The Centers for Medicare & Medicaid Services has taken steps to prevent improper Medicaid payments, but gaps still remain in making sure providers are properly vetted, according to a federal report released Tuesday.
The Government Accountability Office acknowledged the efforts made by CMS to curb improper payments in its report, but noted that additional steps are needed to prevent such payments in the future.
“[Medicaid’s] size and diversity make it particularly vulnerable to improper payments, including payments made for treatments or services that were not covered by the program, that were not medically necessary, or that were never provided,” Carolyn L. Yocom, director of Health Care at the GAO, said in the report.
Improper payments were estimated to make up 10.5%, or $36 billion, of federal Medicaid expenditures in fiscal year 2016; that’s compared to the 9.8%, or $29 billion, reported for 2015. Despite the increasing rates, concerns over improper payments “are not new,” Yocom wrote.
Topping the government watchdog’s list of persisting Medicaid integrity issues were beneficiary and provider enrollment verification, boosting managed care oversight and better coordination between Medicaid and insurance exchanges.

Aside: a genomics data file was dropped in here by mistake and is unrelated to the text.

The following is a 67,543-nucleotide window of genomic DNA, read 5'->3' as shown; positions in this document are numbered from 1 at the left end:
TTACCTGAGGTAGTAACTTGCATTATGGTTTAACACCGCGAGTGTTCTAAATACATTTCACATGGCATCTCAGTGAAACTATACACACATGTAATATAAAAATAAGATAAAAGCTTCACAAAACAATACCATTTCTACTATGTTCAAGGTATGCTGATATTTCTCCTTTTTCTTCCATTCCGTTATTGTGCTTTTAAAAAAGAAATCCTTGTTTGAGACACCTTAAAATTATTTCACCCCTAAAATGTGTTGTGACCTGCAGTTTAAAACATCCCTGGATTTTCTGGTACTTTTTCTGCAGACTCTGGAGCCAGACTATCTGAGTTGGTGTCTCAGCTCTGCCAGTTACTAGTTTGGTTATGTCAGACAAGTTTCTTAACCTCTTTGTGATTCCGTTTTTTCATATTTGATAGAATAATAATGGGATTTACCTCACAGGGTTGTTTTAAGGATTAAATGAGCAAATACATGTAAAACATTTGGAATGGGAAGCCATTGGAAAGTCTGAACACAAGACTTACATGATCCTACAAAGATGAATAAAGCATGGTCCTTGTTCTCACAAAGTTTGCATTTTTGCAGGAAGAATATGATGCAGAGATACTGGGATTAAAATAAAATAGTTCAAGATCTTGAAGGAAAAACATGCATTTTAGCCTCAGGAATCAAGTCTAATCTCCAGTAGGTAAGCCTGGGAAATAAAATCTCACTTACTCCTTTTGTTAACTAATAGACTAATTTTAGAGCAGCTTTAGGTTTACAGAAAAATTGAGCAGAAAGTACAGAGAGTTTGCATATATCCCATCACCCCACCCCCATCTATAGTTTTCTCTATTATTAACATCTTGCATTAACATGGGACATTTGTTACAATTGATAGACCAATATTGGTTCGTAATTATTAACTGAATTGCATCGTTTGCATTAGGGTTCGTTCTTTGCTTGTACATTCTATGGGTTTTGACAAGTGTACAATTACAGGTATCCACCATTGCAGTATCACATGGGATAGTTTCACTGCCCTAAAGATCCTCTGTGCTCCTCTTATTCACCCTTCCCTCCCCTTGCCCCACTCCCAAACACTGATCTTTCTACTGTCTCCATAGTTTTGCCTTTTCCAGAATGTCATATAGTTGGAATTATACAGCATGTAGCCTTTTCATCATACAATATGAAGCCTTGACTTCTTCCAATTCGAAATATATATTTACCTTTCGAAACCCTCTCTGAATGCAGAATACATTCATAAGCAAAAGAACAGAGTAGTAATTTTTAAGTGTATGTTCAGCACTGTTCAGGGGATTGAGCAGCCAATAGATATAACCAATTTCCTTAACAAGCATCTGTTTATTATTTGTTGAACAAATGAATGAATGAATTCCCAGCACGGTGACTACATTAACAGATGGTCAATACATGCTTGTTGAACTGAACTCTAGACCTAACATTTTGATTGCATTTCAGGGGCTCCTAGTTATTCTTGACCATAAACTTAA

The GAO had previously recommended that CMS identify databases that would improve oversight of Medicaid provider eligibility, along with working with other federal agencies to explore the option of a unique provider identifier. The agency has not yet taken those actions, the report reads, so inaccuracies may still exist when it comes to provider verification.
The report also recommends that CMS conduct a review of how the government determines if a beneficiary is Medicaid eligible, and develop a plan to ensure that its existing procedures to prevent and detect overlapping coverage from Medicaid and exchanges are sufficient.
CMS released its own plan to help cut back on the “significant and pervasive” nature of improper Medicaid payments in September.